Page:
The Central Bank of Nigeria (CBN) has written a letter to the Deposit Money Banks (DMBs) in the country, requesting that they submit to it the list of customers and bank accounts without bank verification number (BVN).
The letter came after a Federal High Court in Abuja ordered the CBN and 19 banks to freeze accounts without the BVN and got an interim order seeking the forfeiture of deposits in the accounts without the BVN, among others.
The Punch reports that while quite a number of the banks, if not all, have complied with the directive from the CBN, the DMBs are also lobbying the Office of the Attorney General of the Federation to halt the plan by the Federal Government to seize monies in the bank accounts of customers without the BVN.
Justice Nnamdi Dimgba of the Federal High Court in Abuja had on October 17 granted a request by Attorney General of the Federation, Abubakar Malami, for a temporary forfeiture of all funds held in bank accounts not linked to BVNs and those whose ownership could not be completely identified.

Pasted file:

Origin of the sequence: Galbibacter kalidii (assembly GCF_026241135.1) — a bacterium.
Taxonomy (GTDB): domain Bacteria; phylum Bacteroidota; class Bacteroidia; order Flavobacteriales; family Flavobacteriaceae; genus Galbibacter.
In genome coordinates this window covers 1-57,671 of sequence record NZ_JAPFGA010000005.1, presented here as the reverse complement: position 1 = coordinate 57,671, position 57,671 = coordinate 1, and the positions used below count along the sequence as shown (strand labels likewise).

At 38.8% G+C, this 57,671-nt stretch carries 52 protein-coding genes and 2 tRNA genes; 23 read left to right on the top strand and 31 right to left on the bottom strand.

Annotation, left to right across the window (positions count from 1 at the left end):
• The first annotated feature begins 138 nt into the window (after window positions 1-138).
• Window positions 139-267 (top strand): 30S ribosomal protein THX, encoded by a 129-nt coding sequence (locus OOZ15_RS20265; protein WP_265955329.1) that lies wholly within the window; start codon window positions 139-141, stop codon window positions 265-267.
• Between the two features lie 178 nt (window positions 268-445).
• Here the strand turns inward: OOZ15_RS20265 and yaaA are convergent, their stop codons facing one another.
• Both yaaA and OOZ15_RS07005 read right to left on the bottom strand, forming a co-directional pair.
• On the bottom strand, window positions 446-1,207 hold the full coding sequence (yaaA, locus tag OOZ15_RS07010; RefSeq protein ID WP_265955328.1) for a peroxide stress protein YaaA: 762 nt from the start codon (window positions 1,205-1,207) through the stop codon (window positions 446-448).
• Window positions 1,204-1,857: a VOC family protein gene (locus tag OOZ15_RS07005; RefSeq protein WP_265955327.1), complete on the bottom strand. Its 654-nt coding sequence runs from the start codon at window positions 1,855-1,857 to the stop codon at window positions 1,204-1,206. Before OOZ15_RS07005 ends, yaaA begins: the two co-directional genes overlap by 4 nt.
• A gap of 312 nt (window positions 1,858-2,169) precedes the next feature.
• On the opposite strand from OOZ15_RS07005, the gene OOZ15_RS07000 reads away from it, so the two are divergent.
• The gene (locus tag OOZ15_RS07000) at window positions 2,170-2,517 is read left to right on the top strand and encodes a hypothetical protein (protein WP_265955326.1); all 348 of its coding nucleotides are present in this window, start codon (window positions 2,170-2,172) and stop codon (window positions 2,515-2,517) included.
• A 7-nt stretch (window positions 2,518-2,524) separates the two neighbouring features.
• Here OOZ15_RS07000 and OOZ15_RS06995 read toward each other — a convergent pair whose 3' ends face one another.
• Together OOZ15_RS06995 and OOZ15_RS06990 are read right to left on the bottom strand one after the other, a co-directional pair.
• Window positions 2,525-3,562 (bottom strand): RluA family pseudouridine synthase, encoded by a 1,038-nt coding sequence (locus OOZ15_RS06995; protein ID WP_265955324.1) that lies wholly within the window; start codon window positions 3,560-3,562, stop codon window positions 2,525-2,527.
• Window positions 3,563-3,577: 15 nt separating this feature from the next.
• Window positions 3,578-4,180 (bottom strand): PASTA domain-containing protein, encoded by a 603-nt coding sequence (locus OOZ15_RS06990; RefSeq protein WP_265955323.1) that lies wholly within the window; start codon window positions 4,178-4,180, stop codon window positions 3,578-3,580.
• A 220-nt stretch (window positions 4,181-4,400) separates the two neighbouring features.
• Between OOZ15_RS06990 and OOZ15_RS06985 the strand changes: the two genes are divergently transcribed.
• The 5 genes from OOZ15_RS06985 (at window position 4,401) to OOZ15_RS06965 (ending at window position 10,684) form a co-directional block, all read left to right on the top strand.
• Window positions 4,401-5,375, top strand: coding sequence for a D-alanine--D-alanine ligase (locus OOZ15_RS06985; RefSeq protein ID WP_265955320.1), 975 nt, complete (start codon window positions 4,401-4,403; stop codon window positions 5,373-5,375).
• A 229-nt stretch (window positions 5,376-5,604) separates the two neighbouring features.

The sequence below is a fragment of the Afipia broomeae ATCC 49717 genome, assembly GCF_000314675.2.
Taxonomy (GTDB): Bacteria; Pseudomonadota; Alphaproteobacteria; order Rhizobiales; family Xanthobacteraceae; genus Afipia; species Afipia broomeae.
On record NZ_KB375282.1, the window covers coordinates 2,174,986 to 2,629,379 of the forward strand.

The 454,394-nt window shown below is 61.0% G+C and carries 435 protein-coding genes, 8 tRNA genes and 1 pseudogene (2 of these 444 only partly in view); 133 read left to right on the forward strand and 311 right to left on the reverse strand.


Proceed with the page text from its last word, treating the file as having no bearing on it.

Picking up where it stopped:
The court ordered all the 19 DMBs operating in the country to release to the Nigerian government names of accounts not yet connected to BVN; account numbers; their outstanding balances; domiciling locations; and domiciliary accounts without BVN and where they are domiciled.
The Judge also ordered the banks to advertise the accounts without the BVN in a widely circulated national newspaper as notice to those who might have any interest in them.
The case was then adjourned until November 16 for the hearing of the substantive application seeking the forfeiture of the sums in the accounts without the BVN.
However, the 19 DMBs named in suit have engaged the services of a top law firm to address the matter, according to top banking industry sources.
Already, the law firm has approached the court for an extension of time to appeal the court order.
“All the banks are ready to appeal the court order. We have engaged the services of a law firm to begin that process. The legal firm is expected to have filed the papers for an extension of time at the court. This will help us prepare for the proposed appeal,” a top executive of a tier-1 bank told The Punch under the condition of anonymity last Monday.